[Numpy-discussion] feedback request: proposal to add masks to the core ndarray

Mark Wiebe mwwiebe@gmail....
Fri Jun 24 19:39:41 CDT 2011

On Fri, Jun 24, 2011 at 4:09 PM, Benjamin Root <ben.root@ou.edu> wrote:

> On Fri, Jun 24, 2011 at 10:40 AM, Mark Wiebe <mwwiebe@gmail.com> wrote:
>> On Thu, Jun 23, 2011 at 7:56 PM, Benjamin Root <ben.root@ou.edu> wrote:
>>> On Thu, Jun 23, 2011 at 7:28 PM, Pierre GM <pgmdevlist@gmail.com> wrote:
>>>> Sorry y'all, I'm just commenting bits by bits:
>>>> "One key problem is a lack of orthogonality with other features, for
>>>> instance creating a masked array with physical quantities can't be done
>>>> because both are separate subclasses of ndarray. The only reasonable way to
>>>> deal with this is to move the mask into the core ndarray."
>>>> Meh. I did try to make it easy to use masked arrays on top of
>>>> subclasses. There's even some tests in the suite to that effect
>>>> (test_subclassing). I'm not buying the argument.
>>>> About moving mask in the core ndarray: I had suggested back in the days
>>>> to have a mask flag/property built-in ndarrays (which would *really* have
>>>> simplified the game), but this suggestion  was dismissed very quickly as
>>>> adding too much overload. I had to agree. I'm just a tad surprised the wind
>>>> has changed on that matter.
>>>> "In the current masked array, calculations are done for the whole array,
>>>> then masks are patched up afterwords. This means that invalid calculations
>>>> sitting in masked elements can raise warnings or exceptions even though they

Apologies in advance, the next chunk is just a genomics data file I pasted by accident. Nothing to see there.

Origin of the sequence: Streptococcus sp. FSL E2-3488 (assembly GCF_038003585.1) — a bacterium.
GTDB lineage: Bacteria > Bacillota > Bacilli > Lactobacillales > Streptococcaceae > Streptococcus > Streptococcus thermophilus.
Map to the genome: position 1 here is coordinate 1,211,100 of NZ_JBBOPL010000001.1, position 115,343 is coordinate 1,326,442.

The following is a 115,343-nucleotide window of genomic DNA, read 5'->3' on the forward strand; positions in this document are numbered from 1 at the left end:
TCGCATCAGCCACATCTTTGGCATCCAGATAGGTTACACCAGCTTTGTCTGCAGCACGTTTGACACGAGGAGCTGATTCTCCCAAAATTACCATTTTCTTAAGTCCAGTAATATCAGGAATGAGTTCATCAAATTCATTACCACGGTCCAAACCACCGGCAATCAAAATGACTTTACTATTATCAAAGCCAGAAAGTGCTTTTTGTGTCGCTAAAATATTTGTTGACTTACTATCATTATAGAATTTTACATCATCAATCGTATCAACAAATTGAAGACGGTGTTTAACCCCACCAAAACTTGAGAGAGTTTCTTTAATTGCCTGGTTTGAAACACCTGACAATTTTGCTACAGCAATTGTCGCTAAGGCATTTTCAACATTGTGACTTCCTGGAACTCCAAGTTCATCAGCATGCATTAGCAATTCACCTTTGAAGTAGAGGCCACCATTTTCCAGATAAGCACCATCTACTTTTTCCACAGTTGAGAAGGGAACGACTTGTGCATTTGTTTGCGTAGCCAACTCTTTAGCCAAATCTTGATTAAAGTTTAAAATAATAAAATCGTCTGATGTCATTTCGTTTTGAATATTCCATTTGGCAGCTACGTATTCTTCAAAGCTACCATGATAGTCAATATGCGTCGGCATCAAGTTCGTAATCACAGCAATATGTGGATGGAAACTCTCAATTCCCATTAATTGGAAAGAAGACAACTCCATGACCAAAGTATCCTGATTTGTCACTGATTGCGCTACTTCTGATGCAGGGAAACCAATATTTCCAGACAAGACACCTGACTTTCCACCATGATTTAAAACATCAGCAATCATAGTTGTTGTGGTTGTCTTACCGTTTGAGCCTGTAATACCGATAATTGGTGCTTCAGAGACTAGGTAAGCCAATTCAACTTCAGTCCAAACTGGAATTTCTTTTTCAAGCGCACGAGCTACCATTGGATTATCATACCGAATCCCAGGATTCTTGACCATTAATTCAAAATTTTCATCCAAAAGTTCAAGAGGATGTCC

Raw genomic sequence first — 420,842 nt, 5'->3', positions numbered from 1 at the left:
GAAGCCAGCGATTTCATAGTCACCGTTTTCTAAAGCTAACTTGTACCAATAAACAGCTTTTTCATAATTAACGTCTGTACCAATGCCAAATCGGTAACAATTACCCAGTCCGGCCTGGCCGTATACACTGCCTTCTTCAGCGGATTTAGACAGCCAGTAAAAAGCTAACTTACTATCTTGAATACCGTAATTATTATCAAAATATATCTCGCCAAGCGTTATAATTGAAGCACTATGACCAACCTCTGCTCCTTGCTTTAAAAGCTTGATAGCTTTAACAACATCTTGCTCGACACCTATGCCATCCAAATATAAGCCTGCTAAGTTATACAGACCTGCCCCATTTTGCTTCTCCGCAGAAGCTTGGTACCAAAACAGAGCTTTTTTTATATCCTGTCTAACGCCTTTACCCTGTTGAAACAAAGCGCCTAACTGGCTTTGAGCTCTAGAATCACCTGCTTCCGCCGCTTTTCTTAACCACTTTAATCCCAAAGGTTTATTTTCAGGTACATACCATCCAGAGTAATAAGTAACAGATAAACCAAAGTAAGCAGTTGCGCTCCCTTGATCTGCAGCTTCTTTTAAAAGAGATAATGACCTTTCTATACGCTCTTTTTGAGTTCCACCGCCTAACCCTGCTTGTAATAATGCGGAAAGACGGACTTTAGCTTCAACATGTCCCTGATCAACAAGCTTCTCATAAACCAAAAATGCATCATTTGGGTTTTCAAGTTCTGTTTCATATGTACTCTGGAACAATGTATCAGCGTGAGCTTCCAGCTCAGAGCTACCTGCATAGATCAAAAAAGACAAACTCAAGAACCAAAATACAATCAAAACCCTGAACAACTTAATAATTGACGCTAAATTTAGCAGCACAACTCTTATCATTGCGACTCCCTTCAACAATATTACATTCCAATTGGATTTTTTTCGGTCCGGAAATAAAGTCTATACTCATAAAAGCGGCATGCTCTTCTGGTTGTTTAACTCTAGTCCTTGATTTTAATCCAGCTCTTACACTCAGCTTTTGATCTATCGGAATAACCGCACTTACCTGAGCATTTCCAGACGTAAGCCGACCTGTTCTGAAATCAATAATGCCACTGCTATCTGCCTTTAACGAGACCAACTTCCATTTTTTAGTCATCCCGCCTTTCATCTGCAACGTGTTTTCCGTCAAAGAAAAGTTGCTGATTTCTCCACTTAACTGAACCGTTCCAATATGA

>>>> shouldn't, so the ufunc error handling mechanism can't be relied on."
>>>> Well, there's a reason for that. Initially, I tried to guess what the
>>>> mask of the output should be from the mask of the inputs, the objective
>>>> being to avoid getting NaNs in the C array. That was easy in most cases,
>>>>  but it turned out it wasn't always possible (the `power` one caused me a
>>>> lot of issues, if I recall correctly). So, for performance issues (to avoid
>>>> a lot of expensive tests), I fell back on the old concept of "compute them
>>>> all, they'll be sorted afterwards".
>>>> Of course, that's rather clumsy an approach. But it works not too badly
>>>> when in pure Python. No doubt that a proper C implementation would work
>>>> faster.
>>>> Oh, about using NaNs for invalid data ? Well, can't work with integers.
>>>> `mask` property:
>>>> Nothing to add to it. It's basically what we have now (except for the
>>>> opposite convention).
>>>> Working with masked values:
>>>> I recall some strong points back in the days for not using None to
>>>> represent missing values...
>>>> Adding a maskedstr argument to array2string ? Mmh... I prefer a global
>>>> flag like we have now.
>>>> Design questions:
>>>> Adding `masked` or whatever we call it to a number/array should result
>>>> is masked/a fully masked array, period. That way, we can have an idea that
>>>> something was wrong with the initial dataset.
>>>> hardmask: I never used the feature myself. I wonder if anyone did.
>>>> Still, it's a nice idea...
>>> As a heavy masked_array user, I regret not being able to participate more
>>> in this discussion as I am madly cranking out matplotlib code.  I would like
>>> to say that I have always seen masked arrays as being the "next step up"
>>> from using arrays with NaNs.  The hardmask/softmask/sharedmasked concepts